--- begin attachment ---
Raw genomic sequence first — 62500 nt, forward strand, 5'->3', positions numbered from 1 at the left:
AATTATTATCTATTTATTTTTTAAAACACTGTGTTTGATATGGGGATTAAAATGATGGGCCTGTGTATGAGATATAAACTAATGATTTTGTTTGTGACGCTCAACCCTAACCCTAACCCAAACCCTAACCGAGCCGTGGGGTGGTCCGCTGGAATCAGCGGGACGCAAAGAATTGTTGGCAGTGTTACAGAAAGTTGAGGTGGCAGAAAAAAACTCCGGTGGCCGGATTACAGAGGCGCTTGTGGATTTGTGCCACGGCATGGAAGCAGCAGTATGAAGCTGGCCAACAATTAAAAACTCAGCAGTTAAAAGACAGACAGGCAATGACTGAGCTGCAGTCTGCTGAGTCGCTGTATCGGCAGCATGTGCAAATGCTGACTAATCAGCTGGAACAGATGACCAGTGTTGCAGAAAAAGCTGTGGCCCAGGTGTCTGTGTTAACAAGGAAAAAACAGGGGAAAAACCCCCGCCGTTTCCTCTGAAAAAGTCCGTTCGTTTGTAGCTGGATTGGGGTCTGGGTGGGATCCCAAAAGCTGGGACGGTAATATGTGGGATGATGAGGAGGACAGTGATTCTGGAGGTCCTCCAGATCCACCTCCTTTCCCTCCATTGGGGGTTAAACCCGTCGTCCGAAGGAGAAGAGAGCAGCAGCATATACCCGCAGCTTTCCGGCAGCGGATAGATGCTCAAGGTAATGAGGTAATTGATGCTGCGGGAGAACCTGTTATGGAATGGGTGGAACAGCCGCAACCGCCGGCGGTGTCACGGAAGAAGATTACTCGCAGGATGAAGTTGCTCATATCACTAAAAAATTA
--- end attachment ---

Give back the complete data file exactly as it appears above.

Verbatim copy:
Raw genomic sequence first — 62500 nt, forward strand, 5'->3', positions numbered from 1 at the left:
AATTATTATCTATTTATTTTTTAAAACACTGTGTTTGATATGGGGATTAAAATGATGGGCCTGTGTATGAGATATAAACTAATGATTTTGTTTGTGACGCTCAACCCTAACCCTAACCCAAACCCTAACCGAGCCGTGGGGTGGTCCGCTGGAATCAGCGGGACGCAAAGAATTGTTGGCAGTGTTACAGAAAGTTGAGGTGGCAGAAAAAAACTCCGGTGGCCGGATTACAGAGGCGCTTGTGGATTTGTGCCACGGCATGGAAGCAGCAGTATGAAGCTGGCCAACAATTAAAAACTCAGCAGTTAAAAGACAGACAGGCAATGACTGAGCTGCAGTCTGCTGAGTCGCTGTATCGGCAGCATGTGCAAATGCTGACTAATCAGCTGGAACAGATGACCAGTGTTGCAGAAAAAGCTGTGGCCCAGGTGTCTGTGTTAACAAGGAAAAAACAGGGGAAAAACCCCCGCCGTTTCCTCTGAAAAAGTCCGTTCGTTTGTAGCTGGATTGGGGTCTGGGTGGGATCCCAAAAGCTGGGACGGTAATATGTGGGATGATGAGGAGGACAGTGATTCTGGAGGTCCTCCAGATCCACCTCCTTTCCCTCCATTGGGGGTTAAACCCGTCGTCCGAAGGAGAAGAGAGCAGCAGCATATACCCGCAGCTTTCCGGCAGCGGATAGATGCTCAAGGTAATGAGGTAATTGATGCTGCGGGAGAACCTGTTATGGAATGGGTGGAACAGCCGCAACCGCCGGCGGTGTCACGGAAGAAGATTACTCGCAGGATGAAGTTGCTCATATCACTAAAAAATTA